ETHICS OPINION 286
NUMBER 286 1931
Question. A lawyer has the opportunity of receiving a number of insurance subrogation cases from an independent adjuster for several insurance companies. The adjuster is not employed by any of the companies. He receives a fixed compensation from them for adjusting losses. The companies, after the adjustment of such losses, then leave the losses in his charge for collection against the person causing the loss, and to which claims, arising from the losses, the insurance companies are subrogated. The adjuster proposes to furnish the preliminary details of the claims to the lawyer who, if the facts warrant, will make claim or commence action. The adjuster has an arrangement with the companies whereby he receives a percentage of a recovery in such claims in each case from the companies contingent on recovery. He in turn will retain the lawyer to prosecute cases and to make the claims under an arrangement whereby the lawyer’s compensation is contingent on recovery and is based on a percentage approximately 8 percent lower than that which the adjuster is allowed by the companies. It is proposed that the lawyer remit to the adjuster the recovery less his percentage for fee and the adjuster shall remit to the company the amount received from the lawyer after deducting from the amount received approximately 8 percent.
Is such an arrangement by an attorney with an adjuster, as described, a proper one?
Answer. In the opinion of the Committee the question seems to imply that the actual arrangement is, in substance, one whereby the lay adjuster, as an independent contractor, undertakes as a regular business to furnish the services of a lawyer where such services seem to the adjuster necessary or desirable, and to pay the lawyer’s fee out of the adjuster’s gross percentage.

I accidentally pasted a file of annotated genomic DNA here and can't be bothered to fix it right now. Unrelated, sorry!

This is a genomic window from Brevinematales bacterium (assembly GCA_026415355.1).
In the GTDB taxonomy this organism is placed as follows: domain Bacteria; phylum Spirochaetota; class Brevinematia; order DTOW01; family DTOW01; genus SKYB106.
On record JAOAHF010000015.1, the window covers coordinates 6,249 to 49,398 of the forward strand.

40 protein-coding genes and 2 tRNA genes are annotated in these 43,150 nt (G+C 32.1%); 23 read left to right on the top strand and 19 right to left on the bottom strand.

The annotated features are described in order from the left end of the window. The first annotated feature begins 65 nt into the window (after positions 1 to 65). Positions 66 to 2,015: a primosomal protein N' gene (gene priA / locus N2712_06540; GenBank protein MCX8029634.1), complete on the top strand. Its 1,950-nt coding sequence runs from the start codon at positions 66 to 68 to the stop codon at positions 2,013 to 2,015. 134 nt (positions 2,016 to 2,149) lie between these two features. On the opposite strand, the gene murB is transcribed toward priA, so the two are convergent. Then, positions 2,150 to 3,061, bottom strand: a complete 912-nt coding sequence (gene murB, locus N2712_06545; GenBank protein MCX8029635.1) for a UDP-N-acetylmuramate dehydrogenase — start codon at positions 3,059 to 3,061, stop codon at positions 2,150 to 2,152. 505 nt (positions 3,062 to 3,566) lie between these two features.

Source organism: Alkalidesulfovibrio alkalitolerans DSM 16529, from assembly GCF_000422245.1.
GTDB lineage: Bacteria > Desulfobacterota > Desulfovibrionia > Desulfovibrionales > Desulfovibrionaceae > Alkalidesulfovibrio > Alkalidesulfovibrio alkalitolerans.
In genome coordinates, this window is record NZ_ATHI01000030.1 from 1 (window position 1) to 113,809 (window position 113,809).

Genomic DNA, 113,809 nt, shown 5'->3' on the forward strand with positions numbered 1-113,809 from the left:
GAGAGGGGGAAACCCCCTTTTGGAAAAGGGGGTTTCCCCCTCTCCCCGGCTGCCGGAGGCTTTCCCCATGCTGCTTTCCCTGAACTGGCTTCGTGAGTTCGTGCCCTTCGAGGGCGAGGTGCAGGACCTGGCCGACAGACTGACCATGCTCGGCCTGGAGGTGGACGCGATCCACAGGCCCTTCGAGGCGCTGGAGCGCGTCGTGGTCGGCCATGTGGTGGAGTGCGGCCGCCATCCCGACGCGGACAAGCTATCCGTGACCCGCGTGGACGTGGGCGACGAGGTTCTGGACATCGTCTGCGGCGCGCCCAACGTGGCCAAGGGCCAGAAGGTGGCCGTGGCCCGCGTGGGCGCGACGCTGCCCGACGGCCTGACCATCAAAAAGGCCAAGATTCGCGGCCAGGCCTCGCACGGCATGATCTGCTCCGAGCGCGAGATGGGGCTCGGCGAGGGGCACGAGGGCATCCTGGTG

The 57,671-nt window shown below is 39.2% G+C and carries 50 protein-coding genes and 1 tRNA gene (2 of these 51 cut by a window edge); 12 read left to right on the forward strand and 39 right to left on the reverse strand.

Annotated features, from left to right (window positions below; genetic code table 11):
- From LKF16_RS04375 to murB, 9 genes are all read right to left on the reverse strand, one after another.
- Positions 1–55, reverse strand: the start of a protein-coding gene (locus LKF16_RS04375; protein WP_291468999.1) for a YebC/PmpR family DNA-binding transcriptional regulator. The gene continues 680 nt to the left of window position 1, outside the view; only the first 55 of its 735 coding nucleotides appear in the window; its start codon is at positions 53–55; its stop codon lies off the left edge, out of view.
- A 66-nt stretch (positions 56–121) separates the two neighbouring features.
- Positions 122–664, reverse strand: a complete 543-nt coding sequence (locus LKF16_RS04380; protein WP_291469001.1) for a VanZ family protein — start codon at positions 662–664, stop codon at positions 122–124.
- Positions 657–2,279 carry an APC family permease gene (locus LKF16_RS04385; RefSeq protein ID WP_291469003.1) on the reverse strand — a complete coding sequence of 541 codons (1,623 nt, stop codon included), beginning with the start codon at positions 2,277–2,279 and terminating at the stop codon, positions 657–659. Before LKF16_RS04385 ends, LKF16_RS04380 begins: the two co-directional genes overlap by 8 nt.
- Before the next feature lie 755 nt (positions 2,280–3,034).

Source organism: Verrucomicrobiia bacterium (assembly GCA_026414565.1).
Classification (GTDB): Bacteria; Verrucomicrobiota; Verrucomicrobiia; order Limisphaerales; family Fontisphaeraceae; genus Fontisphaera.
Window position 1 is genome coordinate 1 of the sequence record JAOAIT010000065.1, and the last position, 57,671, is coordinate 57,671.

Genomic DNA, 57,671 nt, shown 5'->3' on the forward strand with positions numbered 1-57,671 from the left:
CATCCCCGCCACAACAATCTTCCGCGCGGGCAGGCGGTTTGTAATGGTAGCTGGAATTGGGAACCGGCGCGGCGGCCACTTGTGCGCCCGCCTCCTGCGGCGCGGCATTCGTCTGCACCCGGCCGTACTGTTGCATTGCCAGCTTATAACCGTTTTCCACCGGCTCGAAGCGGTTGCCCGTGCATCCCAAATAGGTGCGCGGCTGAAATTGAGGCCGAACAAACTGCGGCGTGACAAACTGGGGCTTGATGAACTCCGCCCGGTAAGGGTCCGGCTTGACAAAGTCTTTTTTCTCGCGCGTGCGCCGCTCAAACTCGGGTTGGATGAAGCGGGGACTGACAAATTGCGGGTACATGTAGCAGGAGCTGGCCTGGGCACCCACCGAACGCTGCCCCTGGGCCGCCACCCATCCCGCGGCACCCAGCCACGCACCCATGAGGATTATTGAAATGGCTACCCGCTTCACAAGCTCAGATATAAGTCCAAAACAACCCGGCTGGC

Such arrangement is disapproved by the Committee, because, in the opinion of the Committee, it involves the control and exploitation of the lawyer’s professional services by a lay intermediary, in contravention of Canon 35 of the Canons of Professional Ethics of the American Bar Association (see also Opinions 47, II; 125; 220).
The Committee is not unaware that the convenience or necessities of the insurance business require or justify the employment of independent adjusters, but it is of the opinion that a lawyer should be employed in behalf of the insurers and not in behalf of the adjuster, and he should consider and recognize that his clients are the insurers, and he should not permit the adjuster to control his professional activities.
The arrangement outlined in the question seriously weakens the relationship which should exist between a lawyer and his client, especially since the lawyer does not receive his compensation from the client directly, but from the adjuster out of the percentage of recovery which the latter is to receive. This fact alone, from the standpoint of the lawyer, enhances the importance of the adjuster in the situation and might lead to embarrassment, if, for example, the interests of the independent adjuster and those of the companies should become opposed.